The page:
Women, Infants, and Children: But What About the Men? –Read Holman
The Special Supplemental Nutrition Program for Women, Infants, and Children program (WIC) is one of the most successful federally funded nutrition programs in the United States. In subsidizing particular nutritious foods, this policy addresses pregnant women and children classified as “nutritiously needy”. Since its full rollout in 1974, numerous studies have shown WIC to increase the likelihood of a healthy birth outcome, improve the cognitive development of children, raise the probability that the child will have a regular health care provider and be up to date on immunizations (1). Better enrollee health is evidenced also by a reduction in Medicaid costs during a child’s first 60 days of life (2). Enrollment has steadily grown from 88,000 in 1974 to nearly 8.1 million in 2006. Impressively, WIC currently serves 45% of all infants born in the
Despite its successes, the program has not gone without its critics. Many have criticized that the foods available to enrollees are not all appropriate(4), that it pushes infant formula feeding (5), that the program is inadequately funded (6,7), and for other reasons (8,9). However no records have been found that critique WIC in its effects on certain male populations from a social and behavioral science viewpoint.
The evidence indicating the importance of male (or father or father-figure) involvement is heavily documented (10). Studies have shown that children raised with a male figure in the household are, as examples, more likely to be breastfed (11), have a lower rate of incarceration (12), and have better performance in school (13). Yet nearly 25% of all children in the US live in single-mother households with the percentage of black children doing so at nearly 50% (14).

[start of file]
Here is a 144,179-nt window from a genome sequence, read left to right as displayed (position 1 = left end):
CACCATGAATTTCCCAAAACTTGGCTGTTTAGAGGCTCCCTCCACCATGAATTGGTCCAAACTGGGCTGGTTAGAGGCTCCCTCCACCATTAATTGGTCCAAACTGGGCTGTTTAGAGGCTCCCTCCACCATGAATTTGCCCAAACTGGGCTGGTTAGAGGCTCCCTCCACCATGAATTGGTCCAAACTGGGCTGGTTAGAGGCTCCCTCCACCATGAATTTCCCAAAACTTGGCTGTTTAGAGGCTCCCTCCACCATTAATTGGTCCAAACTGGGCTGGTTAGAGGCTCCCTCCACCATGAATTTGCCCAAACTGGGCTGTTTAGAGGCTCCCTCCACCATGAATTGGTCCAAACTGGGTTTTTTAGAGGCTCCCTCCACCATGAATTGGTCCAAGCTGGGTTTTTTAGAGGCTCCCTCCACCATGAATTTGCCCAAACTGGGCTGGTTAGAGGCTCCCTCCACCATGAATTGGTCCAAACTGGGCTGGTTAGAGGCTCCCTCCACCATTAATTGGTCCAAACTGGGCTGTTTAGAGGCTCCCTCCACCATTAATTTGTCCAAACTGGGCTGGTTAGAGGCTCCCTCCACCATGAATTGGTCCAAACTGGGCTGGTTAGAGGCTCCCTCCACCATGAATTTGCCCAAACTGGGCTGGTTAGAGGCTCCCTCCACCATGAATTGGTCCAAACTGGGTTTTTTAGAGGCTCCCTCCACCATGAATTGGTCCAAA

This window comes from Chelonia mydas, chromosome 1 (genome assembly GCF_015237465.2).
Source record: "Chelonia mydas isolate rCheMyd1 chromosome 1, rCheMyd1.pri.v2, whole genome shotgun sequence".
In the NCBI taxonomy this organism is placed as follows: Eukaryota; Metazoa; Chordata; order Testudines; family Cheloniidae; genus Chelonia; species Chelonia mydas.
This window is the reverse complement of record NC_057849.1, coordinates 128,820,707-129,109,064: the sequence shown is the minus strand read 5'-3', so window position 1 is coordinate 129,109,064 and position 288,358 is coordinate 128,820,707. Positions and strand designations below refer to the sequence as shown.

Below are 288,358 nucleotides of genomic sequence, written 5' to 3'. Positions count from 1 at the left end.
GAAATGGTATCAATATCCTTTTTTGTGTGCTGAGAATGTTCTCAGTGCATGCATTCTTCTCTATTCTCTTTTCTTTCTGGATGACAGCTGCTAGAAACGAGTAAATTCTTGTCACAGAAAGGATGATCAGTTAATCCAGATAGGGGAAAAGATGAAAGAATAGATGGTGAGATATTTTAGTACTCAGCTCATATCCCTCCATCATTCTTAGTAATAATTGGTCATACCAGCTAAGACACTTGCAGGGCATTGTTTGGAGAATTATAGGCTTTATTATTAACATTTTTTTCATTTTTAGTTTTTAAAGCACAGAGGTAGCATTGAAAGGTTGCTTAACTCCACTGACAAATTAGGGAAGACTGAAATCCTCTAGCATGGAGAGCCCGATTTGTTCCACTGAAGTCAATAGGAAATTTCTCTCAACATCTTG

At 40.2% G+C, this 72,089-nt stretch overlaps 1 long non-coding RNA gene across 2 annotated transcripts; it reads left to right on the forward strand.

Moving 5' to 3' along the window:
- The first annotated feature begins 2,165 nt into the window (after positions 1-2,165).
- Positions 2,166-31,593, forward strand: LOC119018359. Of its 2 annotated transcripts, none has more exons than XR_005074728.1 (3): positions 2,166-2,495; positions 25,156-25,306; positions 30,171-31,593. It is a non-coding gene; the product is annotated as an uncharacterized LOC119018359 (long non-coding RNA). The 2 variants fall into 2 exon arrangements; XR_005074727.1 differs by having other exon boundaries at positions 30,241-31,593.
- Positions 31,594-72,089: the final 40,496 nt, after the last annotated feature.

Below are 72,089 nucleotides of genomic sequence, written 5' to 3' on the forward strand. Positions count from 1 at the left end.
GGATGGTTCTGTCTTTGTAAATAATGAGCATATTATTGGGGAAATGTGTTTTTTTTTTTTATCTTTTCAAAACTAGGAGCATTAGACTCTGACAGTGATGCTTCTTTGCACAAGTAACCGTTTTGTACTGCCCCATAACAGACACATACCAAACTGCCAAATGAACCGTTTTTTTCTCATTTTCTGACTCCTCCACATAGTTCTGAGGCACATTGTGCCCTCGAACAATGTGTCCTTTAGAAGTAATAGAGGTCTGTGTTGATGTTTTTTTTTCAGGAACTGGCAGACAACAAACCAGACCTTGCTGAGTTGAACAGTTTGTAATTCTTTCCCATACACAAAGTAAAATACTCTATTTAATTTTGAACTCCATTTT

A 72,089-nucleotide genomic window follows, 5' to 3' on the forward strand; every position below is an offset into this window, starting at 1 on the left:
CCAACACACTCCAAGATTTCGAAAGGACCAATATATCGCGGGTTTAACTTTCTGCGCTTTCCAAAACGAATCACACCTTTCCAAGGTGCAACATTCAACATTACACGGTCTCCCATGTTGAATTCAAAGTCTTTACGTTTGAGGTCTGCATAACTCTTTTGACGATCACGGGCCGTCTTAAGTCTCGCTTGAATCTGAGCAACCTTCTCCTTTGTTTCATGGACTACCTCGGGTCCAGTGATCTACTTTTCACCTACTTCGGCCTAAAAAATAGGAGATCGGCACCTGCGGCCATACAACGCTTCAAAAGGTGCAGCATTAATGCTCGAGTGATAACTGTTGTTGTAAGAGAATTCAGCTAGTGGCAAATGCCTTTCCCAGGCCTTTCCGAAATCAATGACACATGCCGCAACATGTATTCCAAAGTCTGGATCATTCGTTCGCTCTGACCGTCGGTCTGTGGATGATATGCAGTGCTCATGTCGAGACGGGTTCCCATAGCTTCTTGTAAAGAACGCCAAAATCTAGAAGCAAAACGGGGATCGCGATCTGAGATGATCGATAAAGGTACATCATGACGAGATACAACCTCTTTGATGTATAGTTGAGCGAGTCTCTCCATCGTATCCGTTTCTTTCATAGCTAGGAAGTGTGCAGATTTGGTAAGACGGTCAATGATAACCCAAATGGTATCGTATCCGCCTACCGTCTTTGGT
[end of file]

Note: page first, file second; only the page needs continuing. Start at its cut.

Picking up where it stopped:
While the WIC program has been incredibly successful in providing needed help to children, basic social and behavioral theory can highlight how WIC unintentionally labels men as secondary to the health and wellbeing of children. This results in unintentional negative effects on the male population and on children by reinforcing social norms of how we address child wellbeing.
WIC program labels men as secondary
Perhaps because of the low rate of male involvement, we have become enamored in the mother-child relationship. Universities have departments of Maternal and Child Health. Many non-profit organizations for child wellbeing are defined as maternal-and-child-health organizations. And the phrases ‘father-and-child-health’ and ‘single-father’ are rarely heard and even difficult to roll off the tongue.